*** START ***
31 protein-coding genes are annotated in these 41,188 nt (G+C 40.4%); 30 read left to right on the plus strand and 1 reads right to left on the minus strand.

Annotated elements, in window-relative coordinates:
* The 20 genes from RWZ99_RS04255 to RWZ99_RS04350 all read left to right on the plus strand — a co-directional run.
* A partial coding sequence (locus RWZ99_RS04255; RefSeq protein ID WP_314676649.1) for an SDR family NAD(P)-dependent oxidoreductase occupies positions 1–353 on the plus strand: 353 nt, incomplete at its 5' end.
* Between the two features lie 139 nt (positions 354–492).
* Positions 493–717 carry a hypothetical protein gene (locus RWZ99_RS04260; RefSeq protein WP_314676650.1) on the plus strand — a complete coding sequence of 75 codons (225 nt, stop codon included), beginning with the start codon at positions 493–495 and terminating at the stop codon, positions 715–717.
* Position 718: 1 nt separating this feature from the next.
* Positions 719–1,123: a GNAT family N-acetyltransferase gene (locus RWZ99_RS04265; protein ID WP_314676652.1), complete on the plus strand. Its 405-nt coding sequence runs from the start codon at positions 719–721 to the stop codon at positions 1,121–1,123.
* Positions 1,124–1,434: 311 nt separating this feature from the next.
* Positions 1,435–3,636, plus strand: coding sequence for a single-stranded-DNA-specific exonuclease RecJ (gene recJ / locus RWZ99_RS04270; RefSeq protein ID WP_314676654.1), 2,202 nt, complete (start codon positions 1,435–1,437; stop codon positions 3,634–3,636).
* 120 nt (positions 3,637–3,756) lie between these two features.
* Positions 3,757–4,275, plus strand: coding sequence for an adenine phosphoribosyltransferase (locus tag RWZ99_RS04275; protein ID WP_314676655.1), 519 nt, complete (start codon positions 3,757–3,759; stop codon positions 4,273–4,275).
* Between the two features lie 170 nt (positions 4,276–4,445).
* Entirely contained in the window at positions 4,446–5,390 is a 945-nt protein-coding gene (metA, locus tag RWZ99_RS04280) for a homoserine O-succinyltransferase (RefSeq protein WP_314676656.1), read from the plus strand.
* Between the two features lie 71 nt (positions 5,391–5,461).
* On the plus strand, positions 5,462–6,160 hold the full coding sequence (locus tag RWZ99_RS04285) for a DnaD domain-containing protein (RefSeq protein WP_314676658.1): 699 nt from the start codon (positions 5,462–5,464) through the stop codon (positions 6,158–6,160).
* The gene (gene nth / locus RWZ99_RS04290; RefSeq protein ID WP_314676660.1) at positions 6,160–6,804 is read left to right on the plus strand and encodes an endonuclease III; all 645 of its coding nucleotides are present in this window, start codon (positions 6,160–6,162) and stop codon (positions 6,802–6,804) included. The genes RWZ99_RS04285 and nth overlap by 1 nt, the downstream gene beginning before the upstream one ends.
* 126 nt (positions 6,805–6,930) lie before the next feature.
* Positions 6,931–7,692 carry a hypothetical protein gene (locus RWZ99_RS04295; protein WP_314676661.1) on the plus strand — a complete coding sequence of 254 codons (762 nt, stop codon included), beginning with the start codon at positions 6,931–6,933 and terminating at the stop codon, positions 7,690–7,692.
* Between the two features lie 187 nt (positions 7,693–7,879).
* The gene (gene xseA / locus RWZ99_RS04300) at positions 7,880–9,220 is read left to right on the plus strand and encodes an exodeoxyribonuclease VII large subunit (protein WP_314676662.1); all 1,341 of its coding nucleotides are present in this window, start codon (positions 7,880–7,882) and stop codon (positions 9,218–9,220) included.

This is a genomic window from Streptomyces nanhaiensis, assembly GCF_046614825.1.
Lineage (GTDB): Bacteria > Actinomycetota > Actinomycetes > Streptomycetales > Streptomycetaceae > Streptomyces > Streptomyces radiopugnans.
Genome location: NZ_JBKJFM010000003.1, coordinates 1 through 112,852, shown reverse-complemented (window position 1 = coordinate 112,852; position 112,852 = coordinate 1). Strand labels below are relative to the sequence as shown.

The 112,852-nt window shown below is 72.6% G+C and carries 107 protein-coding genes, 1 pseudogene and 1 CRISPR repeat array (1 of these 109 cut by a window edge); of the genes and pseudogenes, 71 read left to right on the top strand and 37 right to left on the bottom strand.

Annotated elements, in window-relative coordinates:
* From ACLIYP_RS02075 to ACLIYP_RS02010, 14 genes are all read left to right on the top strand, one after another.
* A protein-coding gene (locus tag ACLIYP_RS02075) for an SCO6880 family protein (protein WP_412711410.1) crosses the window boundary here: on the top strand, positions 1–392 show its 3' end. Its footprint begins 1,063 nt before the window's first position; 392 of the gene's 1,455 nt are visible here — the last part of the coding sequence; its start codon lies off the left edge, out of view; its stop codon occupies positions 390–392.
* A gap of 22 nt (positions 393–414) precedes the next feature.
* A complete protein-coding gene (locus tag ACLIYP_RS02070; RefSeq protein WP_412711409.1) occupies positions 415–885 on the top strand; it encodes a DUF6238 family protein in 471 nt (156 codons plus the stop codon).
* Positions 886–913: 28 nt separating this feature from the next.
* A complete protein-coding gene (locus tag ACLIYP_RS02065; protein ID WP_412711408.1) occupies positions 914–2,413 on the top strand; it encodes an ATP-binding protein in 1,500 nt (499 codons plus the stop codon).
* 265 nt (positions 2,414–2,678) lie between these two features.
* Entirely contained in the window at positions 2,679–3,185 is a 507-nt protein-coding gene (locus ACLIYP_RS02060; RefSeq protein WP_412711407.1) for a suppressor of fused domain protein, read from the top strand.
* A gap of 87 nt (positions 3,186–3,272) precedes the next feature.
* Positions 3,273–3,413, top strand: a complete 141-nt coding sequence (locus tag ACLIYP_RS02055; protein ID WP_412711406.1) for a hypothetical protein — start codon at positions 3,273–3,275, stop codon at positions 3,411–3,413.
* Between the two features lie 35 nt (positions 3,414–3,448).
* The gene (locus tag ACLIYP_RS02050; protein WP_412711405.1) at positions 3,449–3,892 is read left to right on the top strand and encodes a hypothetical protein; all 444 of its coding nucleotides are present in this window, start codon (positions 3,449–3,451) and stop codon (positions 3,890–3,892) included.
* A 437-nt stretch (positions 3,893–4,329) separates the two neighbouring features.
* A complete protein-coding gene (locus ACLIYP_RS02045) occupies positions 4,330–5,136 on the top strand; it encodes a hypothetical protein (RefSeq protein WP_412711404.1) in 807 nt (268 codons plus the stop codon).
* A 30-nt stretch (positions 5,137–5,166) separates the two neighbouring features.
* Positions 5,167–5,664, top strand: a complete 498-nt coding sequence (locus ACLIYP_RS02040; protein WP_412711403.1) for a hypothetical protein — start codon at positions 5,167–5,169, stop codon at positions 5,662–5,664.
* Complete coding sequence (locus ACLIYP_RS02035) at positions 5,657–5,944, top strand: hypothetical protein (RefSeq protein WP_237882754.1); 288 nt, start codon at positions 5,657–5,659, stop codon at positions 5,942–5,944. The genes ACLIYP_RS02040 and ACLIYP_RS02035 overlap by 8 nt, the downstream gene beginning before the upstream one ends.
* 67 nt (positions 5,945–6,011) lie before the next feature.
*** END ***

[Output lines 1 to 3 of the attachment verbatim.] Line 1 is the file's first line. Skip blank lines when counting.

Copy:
31 protein-coding genes are annotated in these 41,188 nt (G+C 40.4%); 30 read left to right on the plus strand and 1 reads right to left on the minus strand.

Annotated elements, in window-relative coordinates:
* The 20 genes from RWZ99_RS04255 to RWZ99_RS04350 all read left to right on the plus strand — a co-directional run.